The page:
More than 100 students have been injured in India after baton-wielding police charged at them and fired tear gas at two federally-run universities where students were holding anti-citizenship law protests.
Students in capital New Delhi’s Jamia Millia Islamia (JMI) and Uttar Pradesh state’s Aligarh Muslim University (AMU) had been protesting since the new law was passed last week.
The contentious law grants citizenship to religious minorities – Hindus, Sikhs, Buddhists, Jains and Christians – from neighbouring Bangladesh, Pakistan and Afghanistan, a provision critics say violates India’s secular constitution.
In South Delhi on Sunday, residents joined the JMI students as they tried to march towards Parliament to protest the exclusion of Muslims from the citizenship law.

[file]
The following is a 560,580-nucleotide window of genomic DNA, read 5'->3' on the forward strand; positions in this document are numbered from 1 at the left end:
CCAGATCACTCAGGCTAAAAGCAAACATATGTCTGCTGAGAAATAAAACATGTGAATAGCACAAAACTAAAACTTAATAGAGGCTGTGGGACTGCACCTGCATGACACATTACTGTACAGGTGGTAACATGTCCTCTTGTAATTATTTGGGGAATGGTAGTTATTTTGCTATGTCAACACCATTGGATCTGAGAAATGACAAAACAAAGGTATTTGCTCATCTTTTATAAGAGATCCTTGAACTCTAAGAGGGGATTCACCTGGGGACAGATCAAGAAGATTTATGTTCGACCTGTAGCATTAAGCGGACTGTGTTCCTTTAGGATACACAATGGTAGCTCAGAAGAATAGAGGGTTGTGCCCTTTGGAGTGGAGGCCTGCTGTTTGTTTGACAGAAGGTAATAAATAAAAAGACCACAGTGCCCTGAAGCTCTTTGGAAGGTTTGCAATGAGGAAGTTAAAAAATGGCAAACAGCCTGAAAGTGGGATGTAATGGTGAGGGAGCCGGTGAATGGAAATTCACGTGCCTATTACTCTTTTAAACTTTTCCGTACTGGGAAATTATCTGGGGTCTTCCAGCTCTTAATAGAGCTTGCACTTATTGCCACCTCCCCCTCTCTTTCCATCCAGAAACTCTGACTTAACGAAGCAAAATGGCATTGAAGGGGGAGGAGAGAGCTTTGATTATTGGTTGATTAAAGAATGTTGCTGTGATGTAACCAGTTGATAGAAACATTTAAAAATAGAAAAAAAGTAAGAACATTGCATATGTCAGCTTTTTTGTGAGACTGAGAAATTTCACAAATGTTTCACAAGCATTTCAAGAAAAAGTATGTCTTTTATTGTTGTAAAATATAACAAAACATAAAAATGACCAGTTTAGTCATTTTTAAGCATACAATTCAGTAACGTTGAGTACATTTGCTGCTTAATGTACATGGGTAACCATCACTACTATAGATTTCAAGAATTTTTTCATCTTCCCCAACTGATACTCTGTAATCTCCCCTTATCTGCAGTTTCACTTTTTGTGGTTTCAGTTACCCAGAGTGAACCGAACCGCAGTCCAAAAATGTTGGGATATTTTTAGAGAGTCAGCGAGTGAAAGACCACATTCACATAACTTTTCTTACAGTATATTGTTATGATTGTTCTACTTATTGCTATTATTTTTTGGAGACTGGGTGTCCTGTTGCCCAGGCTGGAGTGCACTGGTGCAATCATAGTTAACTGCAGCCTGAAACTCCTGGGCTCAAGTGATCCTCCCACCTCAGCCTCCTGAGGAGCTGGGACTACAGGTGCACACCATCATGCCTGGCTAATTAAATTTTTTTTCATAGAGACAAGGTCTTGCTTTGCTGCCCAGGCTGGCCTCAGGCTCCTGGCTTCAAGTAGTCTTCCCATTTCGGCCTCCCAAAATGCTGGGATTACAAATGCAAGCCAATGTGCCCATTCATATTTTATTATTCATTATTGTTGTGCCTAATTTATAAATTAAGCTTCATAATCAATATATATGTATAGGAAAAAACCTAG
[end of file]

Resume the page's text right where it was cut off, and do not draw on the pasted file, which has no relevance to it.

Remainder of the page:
Clashes erupted after police tried to disperse the demonstrators as they reached the Sarai Julena area near the university campus, with buses and private vehicles set on fire.
The police then stormed the JMI and fired tear gas into some classrooms. Indian media reports said students praying at a mosque were also attacked.
Nearly 100 students were detained following the violence, although university authorities said the students did not take part in the burning of vehicles.
“The police have entered the campus by force, no permission was given,” said JMI’s Chief Proctor Waseem Ahmed. “Our staff and students are being beaten up and forced to leave the campus,” he told ANI news agency.
JMI Vice Chancellor Najma Akhtar also backed the students, saying she was “hurt by the way my students were treated”.